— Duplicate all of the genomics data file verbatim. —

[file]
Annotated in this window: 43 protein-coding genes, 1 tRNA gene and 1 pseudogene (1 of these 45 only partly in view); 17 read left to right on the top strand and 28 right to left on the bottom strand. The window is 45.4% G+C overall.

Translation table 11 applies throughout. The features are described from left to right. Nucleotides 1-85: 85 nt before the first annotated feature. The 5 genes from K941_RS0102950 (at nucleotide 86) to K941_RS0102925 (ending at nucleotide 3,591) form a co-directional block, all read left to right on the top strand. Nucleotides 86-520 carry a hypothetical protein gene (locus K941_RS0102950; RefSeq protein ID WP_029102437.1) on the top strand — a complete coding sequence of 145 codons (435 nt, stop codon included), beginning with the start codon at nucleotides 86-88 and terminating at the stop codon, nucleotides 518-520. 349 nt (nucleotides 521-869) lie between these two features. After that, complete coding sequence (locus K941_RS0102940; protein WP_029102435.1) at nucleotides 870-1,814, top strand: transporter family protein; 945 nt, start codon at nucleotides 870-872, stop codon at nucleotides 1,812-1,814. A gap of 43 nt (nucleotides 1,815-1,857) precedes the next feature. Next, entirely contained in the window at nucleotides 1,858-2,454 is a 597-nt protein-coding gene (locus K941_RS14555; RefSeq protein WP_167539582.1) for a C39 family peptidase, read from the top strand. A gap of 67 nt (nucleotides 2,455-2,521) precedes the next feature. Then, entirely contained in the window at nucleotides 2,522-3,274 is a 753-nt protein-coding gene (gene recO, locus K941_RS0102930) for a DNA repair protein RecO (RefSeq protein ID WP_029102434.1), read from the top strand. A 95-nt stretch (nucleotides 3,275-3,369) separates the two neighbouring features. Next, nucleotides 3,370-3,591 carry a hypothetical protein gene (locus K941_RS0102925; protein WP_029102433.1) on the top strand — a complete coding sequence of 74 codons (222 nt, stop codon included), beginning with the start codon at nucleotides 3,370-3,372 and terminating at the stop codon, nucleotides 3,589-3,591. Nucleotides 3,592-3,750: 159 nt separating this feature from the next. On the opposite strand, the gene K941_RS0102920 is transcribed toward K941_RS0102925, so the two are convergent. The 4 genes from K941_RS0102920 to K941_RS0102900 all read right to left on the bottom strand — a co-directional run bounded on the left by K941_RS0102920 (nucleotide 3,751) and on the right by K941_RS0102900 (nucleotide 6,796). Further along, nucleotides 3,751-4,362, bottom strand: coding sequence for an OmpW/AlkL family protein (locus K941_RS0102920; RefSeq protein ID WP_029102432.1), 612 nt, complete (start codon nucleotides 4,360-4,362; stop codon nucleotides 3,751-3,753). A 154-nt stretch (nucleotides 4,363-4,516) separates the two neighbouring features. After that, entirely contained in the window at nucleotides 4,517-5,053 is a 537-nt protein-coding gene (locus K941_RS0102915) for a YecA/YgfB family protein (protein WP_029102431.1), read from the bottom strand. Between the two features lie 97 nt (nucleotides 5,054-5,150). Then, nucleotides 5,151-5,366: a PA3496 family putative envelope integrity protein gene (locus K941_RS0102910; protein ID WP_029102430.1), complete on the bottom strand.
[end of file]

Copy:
Annotated in this window: 43 protein-coding genes, 1 tRNA gene and 1 pseudogene (1 of these 45 only partly in view); 17 read left to right on the top strand and 28 right to left on the bottom strand. The window is 45.4% G+C overall.

Translation table 11 applies throughout. The features are described from left to right. Nucleotides 1-85: 85 nt before the first annotated feature. The 5 genes from K941_RS0102950 (at nucleotide 86) to K941_RS0102925 (ending at nucleotide 3,591) form a co-directional block, all read left to right on the top strand. Nucleotides 86-520 carry a hypothetical protein gene (locus K941_RS0102950; RefSeq protein ID WP_029102437.1) on the top strand — a complete coding sequence of 145 codons (435 nt, stop codon included), beginning with the start codon at nucleotides 86-88 and terminating at the stop codon, nucleotides 518-520. 349 nt (nucleotides 521-869) lie between these two features. After that, complete coding sequence (locus K941_RS0102940; protein WP_029102435.1) at nucleotides 870-1,814, top strand: transporter family protein; 945 nt, start codon at nucleotides 870-872, stop codon at nucleotides 1,812-1,814. A gap of 43 nt (nucleotides 1,815-1,857) precedes the next feature. Next, entirely contained in the window at nucleotides 1,858-2,454 is a 597-nt protein-coding gene (locus K941_RS14555; RefSeq protein WP_167539582.1) for a C39 family peptidase, read from the top strand. A gap of 67 nt (nucleotides 2,455-2,521) precedes the next feature. Then, entirely contained in the window at nucleotides 2,522-3,274 is a 753-nt protein-coding gene (gene recO, locus K941_RS0102930) for a DNA repair protein RecO (RefSeq protein ID WP_029102434.1), read from the top strand. A 95-nt stretch (nucleotides 3,275-3,369) separates the two neighbouring features. Next, nucleotides 3,370-3,591 carry a hypothetical protein gene (locus K941_RS0102925; protein WP_029102433.1) on the top strand — a complete coding sequence of 74 codons (222 nt, stop codon included), beginning with the start codon at nucleotides 3,370-3,372 and terminating at the stop codon, nucleotides 3,589-3,591. Nucleotides 3,592-3,750: 159 nt separating this feature from the next. On the opposite strand, the gene K941_RS0102920 is transcribed toward K941_RS0102925, so the two are convergent. The 4 genes from K941_RS0102920 to K941_RS0102900 all read right to left on the bottom strand — a co-directional run bounded on the left by K941_RS0102920 (nucleotide 3,751) and on the right by K941_RS0102900 (nucleotide 6,796). Further along, nucleotides 3,751-4,362, bottom strand: coding sequence for an OmpW/AlkL family protein (locus K941_RS0102920; RefSeq protein ID WP_029102432.1), 612 nt, complete (start codon nucleotides 4,360-4,362; stop codon nucleotides 3,751-3,753). A 154-nt stretch (nucleotides 4,363-4,516) separates the two neighbouring features. After that, entirely contained in the window at nucleotides 4,517-5,053 is a 537-nt protein-coding gene (locus K941_RS0102915) for a YecA/YgfB family protein (protein WP_029102431.1), read from the bottom strand. Between the two features lie 97 nt (nucleotides 5,054-5,150). Then, nucleotides 5,151-5,366: a PA3496 family putative envelope integrity protein gene (locus K941_RS0102910; protein ID WP_029102430.1), complete on the bottom strand.